Coming off his claims that Jon Jones can beat Brock Lesnar, UFC Hall of Famer Randy Couture joined Colin Cowherd on Fox Sports One to talk about next week’s Floyd Mayweather and Conor McGregor. Couture has experience in taking on competitors from other sports who think they can make the transition to MMA, such as Brock Lesnar, and being the first mixed martial artist to fight boxer James Toney. While Lesnar has had a stellar career, Toney only had one MMA appearance, and fell quickly at the hands of the “Natural.”
“I definitely see two guys sparring…[But] I’m kind of questioning why there’s an official referee in his uniform there. That’s not a usual thing for a sparring workout. . . [The job of a sparring partner] is to give you a look, to present what your opponent may bring to this fight and to try to mimic that as much as you can. You’re not there to fight, you’re not there prove you can beat this guy or you can compete with this guy. That’s not what it’s about. You’re volunteering or being paid to give this guy a look, give him rounds, give him solid work, and mimic the guy he’s fighting.”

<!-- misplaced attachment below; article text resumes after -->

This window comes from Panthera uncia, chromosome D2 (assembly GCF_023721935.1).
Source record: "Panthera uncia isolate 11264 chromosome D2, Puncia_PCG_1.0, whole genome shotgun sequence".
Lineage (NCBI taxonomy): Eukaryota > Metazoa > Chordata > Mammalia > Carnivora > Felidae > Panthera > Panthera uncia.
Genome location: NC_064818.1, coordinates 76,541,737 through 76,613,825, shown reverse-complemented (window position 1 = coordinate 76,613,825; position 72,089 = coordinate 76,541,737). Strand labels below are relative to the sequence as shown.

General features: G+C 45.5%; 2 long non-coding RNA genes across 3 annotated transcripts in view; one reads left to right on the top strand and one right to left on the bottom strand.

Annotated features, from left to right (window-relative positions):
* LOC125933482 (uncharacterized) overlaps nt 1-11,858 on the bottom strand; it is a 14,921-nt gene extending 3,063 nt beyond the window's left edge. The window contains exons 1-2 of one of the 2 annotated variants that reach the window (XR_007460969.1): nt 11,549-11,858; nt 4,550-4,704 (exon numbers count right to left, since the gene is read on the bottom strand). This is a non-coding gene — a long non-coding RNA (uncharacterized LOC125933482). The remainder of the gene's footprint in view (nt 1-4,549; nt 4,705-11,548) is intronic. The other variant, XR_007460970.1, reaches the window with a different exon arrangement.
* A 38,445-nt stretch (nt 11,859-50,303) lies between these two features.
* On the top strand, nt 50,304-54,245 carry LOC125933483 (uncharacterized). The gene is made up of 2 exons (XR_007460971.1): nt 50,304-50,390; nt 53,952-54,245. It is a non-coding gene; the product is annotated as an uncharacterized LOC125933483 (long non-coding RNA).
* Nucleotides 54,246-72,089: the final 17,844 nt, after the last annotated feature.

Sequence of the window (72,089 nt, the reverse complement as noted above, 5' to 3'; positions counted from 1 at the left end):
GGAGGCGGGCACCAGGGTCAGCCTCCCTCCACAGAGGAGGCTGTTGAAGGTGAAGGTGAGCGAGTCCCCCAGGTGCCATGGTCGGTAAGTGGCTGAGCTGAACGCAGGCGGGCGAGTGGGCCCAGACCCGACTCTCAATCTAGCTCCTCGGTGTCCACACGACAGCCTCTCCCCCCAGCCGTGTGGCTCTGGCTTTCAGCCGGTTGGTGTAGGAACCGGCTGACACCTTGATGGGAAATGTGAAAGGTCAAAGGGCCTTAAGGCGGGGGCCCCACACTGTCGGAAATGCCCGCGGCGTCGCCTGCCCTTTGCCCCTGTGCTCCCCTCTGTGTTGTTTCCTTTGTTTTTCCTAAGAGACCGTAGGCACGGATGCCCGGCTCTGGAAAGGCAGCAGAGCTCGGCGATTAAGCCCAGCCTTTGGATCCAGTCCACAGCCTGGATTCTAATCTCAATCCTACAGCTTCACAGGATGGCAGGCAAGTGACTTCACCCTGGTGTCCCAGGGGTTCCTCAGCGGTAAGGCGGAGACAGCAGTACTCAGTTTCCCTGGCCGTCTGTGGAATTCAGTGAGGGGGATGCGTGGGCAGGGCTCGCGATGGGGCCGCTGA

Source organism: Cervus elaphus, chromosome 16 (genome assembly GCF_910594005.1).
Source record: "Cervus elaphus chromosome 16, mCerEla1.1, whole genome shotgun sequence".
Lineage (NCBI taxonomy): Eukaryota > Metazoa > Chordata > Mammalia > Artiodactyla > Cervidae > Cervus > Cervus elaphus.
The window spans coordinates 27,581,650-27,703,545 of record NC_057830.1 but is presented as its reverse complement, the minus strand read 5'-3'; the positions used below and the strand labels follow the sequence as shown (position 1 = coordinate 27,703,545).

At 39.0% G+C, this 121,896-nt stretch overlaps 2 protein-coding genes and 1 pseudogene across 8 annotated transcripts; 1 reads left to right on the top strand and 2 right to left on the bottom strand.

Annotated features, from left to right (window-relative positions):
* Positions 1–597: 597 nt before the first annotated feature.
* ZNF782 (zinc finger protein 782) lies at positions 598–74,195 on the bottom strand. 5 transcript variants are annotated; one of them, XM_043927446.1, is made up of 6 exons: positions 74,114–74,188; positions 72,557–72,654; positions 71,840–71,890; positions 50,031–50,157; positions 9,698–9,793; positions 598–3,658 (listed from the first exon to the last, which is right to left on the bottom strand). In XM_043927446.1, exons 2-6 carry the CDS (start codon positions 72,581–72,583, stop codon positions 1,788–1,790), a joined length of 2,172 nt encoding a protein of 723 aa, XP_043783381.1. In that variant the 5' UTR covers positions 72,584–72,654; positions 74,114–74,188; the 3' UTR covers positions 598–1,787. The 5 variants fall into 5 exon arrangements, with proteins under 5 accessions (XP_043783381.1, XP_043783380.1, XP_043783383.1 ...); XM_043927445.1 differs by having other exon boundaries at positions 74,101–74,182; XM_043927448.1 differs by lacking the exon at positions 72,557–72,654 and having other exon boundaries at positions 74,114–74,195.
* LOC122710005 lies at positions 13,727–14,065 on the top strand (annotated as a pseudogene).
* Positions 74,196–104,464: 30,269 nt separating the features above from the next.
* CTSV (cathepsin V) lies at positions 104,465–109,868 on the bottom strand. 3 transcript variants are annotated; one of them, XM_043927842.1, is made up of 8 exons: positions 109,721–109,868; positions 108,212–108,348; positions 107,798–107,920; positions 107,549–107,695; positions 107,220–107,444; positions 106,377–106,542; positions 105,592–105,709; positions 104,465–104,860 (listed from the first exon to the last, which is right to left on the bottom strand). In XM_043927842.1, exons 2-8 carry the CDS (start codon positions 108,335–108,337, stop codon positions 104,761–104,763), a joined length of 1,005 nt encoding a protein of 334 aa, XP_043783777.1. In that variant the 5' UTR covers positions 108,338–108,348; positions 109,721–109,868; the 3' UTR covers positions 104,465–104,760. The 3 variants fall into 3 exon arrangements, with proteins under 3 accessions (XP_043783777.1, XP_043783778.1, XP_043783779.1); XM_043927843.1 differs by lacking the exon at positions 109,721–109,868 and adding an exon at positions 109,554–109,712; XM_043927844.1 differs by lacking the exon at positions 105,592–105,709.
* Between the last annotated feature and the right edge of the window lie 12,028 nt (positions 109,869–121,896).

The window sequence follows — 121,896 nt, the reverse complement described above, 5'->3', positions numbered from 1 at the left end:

Malignaggi left the McGregor camp after photos of the sparring session at the UFC Performance Institute got out. While Malignaggi claimed that McGregor did land good shots, he also claimed that the video was edited to make Conor look good.
Couture dealt with a similar problem ahead of his bout with Toney at UFC 118. Toney, worked with Dean Lister and Muhammad Lawal ahead of their bout and the claim was that Toney was able to take both of the fighters down into submissions. Yet it was Couture who took down down the boxer immediately and submitted a hapless Toney at 3:19 of the first round. So for Couture, the McGregor sparring video seems likely to be more of the same promotional seasoning instead of something substantive or instructive.
“This reeks of a publicity stunt to me. Normally, you don’t have an official referee there, presiding over a sparring match. Normally, you’d have two or three other partners there that would rotate in on rounds and give each other breaks because it’s tough being that guy. You know when you’re there you’re there to contribute, to help this guy find solutions to the problems his opponent is gonna bring.”
“I give Conor a one in ten chance of winning this fight. He’s unorthodox, he’s a southpaw, he’s not gonna throw things that Floyd’s used to seeing, he’s younger, and he’s a little bigger. Those are all positives for Conor, but at the end of the day, he’s still competing in a pure boxing match against one of the pound-for-pound best technical, best defensive fighters that we’ve seen in a long, long time.”
Original Story: MMA Fighting